We must come to God through personal faith in His Son, Jesus Christ, as our Lord and Savior (John 3:16). As Jesus said, “I am the way, the truth, and the life. No one can come to the Father except through me” (John 14:6) because, “There is salvation in no one else! God has given no other name under heaven by which we must be saved.” (Acts 4:12 NLT) “For there is one God and one mediator between God and men, the man Christ Jesus” (1 Timothy 2:5). Among all the world’s religious founders, leaders, “saviors” and prophets, only One ever claimed to die for our sins to bring us to God and only One offers salvation as an utterly free gift simply for believing in what God has done in Jesus Christ (John 3:36 5:24; 6:47; 1 John 5:13). What the great Protestant reformer Martin Luther said is actually true: in the end there are only two religions in the world — the religion of works and the religion of grace.

Only one Person in all human history has fulfilled scores of specific prophecies about Him, written hundreds and hundreds of years advance of his coming;[5] engaged in scores and probably hundreds (John 21:25) of unparalleled supernatural miracles[6] in space-time history as proof of His claims, and then raised Himself from the dead in absolute proof of His claim to be God incarnate[7] — and also as proof that our sins are truly and eternally forgiven through faith in Him: “He was delivered over to death for our sins and was raised to life for our justification” (Romans 4:25; “justification” means that God legally declares the believer in Christ as righteous as Christ is righteous; all sins are forgiven and Christ’s perfect righteousness is credited to our account forever, Cf. Colossians 2:13; 2 Corinthians 5:21; Romans 1:17; 3:25; 1 Corinthians 1:30; 1 John 3:5).

More Love Than Can Be Imagined — Infinite Love

It doesn’t matter who we are, — or where we are, — or what our circumstances: wonderful, average, or horrible; or how great our sins and debilitating our guilt. God still loves us more than we can possibly know or imagine, far more than this (Ephesians 3:19) – that’s why He sent His Son to die for our sins at an unbelievable cost to Himself and His Son – and even better, He wants us to spend forever with Him in Heaven in an infinite universe so glorious that the best superlatives of this life do not even comprise dim shadows of that reality, a reality that will never end but only increase in inexpressible love, peace, joy, knowledge, excitement and everything good forever and ever. Even the worst sufferings in this life are nothing “compared to the glory that will soon be revealed to us.” (Romans 8:!8,God’s Word) “For our light and momentary troubles are achieving for us an eternal glory that far outweighs them all” (2Corinthians 2:17).” “However, as it is written: ‘No eye has seen, no ear has heard, no mind has conceived what God has prepared for those who love him.’” (1 Corinthians 2:9) “… in your presence there is fullness of joy; at your right hand are pleasures forevermore” (Psalm 16:11 ESV).

The biblical God Himself – by definition — is the greatest Treasure and Person in the universe[8] – He alone is God because no other deity ever conceptualized by man can be a true, genuine God[9] — whatever the cost, don’t let anything ever get in the way of giving your life to Him.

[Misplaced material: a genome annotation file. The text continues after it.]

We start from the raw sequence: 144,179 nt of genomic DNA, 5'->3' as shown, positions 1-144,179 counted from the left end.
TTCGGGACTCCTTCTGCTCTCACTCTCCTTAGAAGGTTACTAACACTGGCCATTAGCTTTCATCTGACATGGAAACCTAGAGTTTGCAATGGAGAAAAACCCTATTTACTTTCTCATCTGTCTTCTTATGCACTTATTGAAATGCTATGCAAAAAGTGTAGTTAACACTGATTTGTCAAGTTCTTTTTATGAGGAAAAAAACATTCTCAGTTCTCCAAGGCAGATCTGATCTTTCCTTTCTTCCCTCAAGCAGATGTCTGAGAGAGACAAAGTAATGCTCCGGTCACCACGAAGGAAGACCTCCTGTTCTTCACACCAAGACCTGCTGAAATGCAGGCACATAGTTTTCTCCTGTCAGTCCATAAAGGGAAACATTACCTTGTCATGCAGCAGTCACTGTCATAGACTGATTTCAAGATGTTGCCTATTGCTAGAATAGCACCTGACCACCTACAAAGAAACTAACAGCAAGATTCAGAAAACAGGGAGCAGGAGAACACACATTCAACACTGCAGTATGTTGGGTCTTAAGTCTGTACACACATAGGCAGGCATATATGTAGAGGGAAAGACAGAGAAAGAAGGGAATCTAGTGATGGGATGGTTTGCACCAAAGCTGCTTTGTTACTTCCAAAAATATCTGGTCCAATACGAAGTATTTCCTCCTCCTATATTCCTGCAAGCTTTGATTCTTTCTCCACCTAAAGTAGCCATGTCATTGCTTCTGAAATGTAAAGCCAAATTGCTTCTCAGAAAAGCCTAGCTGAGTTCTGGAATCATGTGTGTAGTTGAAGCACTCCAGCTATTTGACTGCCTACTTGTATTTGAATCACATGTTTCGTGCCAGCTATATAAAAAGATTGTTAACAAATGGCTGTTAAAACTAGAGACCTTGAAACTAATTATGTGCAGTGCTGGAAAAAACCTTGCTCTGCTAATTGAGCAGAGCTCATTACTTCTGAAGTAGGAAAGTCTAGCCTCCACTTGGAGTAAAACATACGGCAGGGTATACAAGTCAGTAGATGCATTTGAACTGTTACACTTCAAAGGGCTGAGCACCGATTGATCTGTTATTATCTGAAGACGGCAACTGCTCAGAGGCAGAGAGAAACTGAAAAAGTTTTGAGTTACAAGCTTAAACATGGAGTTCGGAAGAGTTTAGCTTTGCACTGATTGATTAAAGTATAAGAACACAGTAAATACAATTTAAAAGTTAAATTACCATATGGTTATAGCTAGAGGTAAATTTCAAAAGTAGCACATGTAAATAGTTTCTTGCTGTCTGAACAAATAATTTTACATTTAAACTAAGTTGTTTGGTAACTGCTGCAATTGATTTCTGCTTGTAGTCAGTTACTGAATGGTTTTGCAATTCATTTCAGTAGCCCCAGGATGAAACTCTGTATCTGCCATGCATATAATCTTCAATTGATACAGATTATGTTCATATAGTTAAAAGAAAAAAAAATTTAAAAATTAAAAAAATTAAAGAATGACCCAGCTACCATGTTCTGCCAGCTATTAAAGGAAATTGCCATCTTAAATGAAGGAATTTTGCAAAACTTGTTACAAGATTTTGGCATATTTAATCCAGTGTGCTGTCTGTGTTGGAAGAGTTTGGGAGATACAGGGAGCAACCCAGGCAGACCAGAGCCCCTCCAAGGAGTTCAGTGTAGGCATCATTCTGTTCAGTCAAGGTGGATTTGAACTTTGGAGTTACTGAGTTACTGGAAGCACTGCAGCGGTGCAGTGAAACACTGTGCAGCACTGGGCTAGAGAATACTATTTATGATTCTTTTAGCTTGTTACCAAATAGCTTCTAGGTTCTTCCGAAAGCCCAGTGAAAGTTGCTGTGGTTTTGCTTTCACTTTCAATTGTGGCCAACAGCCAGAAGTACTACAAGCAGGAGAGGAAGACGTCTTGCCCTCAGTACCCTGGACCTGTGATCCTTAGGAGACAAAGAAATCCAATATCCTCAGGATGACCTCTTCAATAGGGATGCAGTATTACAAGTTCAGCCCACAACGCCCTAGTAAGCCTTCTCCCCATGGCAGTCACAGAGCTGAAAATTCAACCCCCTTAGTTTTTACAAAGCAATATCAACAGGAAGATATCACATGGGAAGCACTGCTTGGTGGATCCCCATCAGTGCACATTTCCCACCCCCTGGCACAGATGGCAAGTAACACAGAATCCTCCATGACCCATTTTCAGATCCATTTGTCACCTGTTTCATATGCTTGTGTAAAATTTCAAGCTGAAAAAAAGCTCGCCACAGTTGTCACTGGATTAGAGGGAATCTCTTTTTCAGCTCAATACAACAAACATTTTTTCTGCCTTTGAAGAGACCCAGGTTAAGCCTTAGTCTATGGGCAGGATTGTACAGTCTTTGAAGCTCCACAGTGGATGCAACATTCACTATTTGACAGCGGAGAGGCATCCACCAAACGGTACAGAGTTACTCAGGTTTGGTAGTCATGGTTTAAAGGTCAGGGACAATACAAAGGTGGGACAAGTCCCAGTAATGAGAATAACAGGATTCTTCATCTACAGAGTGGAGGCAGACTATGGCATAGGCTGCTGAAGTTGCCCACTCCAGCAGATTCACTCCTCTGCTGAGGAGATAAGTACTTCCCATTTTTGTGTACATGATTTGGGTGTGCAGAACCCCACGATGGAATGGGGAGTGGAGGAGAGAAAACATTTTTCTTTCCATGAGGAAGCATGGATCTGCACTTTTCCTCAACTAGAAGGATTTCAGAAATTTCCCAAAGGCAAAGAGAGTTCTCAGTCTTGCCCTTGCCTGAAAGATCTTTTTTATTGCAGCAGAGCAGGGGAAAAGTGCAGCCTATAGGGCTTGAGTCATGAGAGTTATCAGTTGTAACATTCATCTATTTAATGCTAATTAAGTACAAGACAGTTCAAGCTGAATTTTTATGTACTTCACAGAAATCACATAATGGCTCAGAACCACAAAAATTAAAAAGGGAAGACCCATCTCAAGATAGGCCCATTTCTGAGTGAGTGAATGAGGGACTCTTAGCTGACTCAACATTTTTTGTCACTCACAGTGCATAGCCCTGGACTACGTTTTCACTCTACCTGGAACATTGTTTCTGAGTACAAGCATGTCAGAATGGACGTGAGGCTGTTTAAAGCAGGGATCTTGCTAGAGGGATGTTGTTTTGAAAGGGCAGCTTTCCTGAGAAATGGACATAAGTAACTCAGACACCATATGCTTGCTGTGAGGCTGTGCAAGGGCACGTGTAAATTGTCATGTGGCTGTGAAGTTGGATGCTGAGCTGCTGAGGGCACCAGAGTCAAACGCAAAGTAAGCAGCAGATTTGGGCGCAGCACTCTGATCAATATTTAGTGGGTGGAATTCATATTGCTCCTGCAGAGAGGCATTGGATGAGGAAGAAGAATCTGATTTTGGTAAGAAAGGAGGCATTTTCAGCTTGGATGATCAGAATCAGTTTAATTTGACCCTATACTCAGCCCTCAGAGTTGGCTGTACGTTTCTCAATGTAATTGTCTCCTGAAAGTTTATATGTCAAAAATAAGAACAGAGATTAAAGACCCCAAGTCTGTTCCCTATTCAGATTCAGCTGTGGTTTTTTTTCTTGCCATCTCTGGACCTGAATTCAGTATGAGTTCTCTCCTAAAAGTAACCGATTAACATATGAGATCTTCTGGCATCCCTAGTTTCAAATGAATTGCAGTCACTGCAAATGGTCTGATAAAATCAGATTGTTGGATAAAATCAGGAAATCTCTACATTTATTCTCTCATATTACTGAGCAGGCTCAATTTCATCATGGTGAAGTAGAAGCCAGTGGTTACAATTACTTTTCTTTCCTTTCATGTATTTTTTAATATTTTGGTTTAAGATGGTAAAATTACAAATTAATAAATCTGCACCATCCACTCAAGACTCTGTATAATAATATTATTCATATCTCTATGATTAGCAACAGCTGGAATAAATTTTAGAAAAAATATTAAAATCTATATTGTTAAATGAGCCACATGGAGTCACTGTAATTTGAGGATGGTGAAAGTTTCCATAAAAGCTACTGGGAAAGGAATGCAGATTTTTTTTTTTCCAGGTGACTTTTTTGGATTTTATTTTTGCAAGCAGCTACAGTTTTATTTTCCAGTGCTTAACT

Marion Jones

Marion Jones, a world champion track and field athlete and WNBA professional basketball player had to surrender her five medals from the 2000 Summer Olympics, three gold and two bronze. She recently recalled during her difficult solitary confinement in prison that “I was at a place where I thought hope was gone.” “Hope was gone” is especially hard when things could have been so bright. We’ll never know, but like Phelps as swimmer, she could have been the greatest woman runner ever. Still, God is never in a box and He can turn even something bad or evil into something good; He does it all the time.

In Jones’ words she considered that “sometimes God puts you in situations where there’s nothing else: you have to turn to him.” That’s just what happened in a very dark place, what’s often conceded as the worst female prison in America, where she was in solitary. Was her time in the worst women’s prison in the nation worth it? Illustrating Romans 8:28, here’s her answer: “Absolutely. Absolutely. I say it all the time. I wouldn’t wish it on my enemy, but actually I would if it would change their life in such a positive way.”[10] Even worldwide disgrace and the worst imprisonment isn’t beyond God’s reach – nothing is. Marion Jones may have lost her five Olympic medals, but she gained eternal life. Who can compare the two? Whatever her mistakes or sins, with God’s grace she overcame them and dedicated her life to Christ while in prison, later writing: On the Right Track: From Olympic Downfall to Finding Forgiveness and the Strength to Overcome and Succeed. She also began the “Take a Break” organization to give back to society and help anyone interested to live a better life and to avoid mistakes that carry too big a price tag.[11]

But the biggest price tag of all would be to miss out on the One who loves us more than anything.


Just imagine if your now almost perfect husband or wife were a thousand times better than they are, in every good and excellent way. Or what it would be like to spend your life with that one person you adore, the one who you admire the most, the one who enthralls you more than any other and excites you the most – whether it is the most talented and beautiful man or woman in the world, or George Washington or Abraham Lincoln, Pope John Paul II, Mohammed Ali, Constantine, Muhammed, Oprah Winfrey, Mick Jagger or Bono – imagine the single person in the world or world history that you would most like to be your closest friend and ally who you would like to love you more than anyone else, the one whom you could always trust no matter what.

Now take the best qualities of that person and multiply them times a thousand, or million — even to an infinite degree. Imagine what it would be like to spend not just a lifetime but literally forever – all eternity – with such an infinite Person who is perfect in every way, who loves you beyond measure, who will resurrect you with a mind and body of unbelievable glory capable of such joyous rapture that were you to experience it now the sheer pleasure itself would cause instant death. Imagine spending all eternity with an infinitely glorious Being who “is love” (1 John 4:8, 16) and goodness, and just, and truth and joy and peace, who is all-powerful, all-knowing, everywhere present and who never changes. If He gave His own Son — at, literally, an infinitely terrible price — that He might graciously give us eternal life as a completely free gift, then just imagine the eternal treasures He has in store for us – really, just try and imagine it. (The most imaginative person on earth with the highest IQ couldn’t even imagine 6 feet toward the infinity of such riches and blessings.)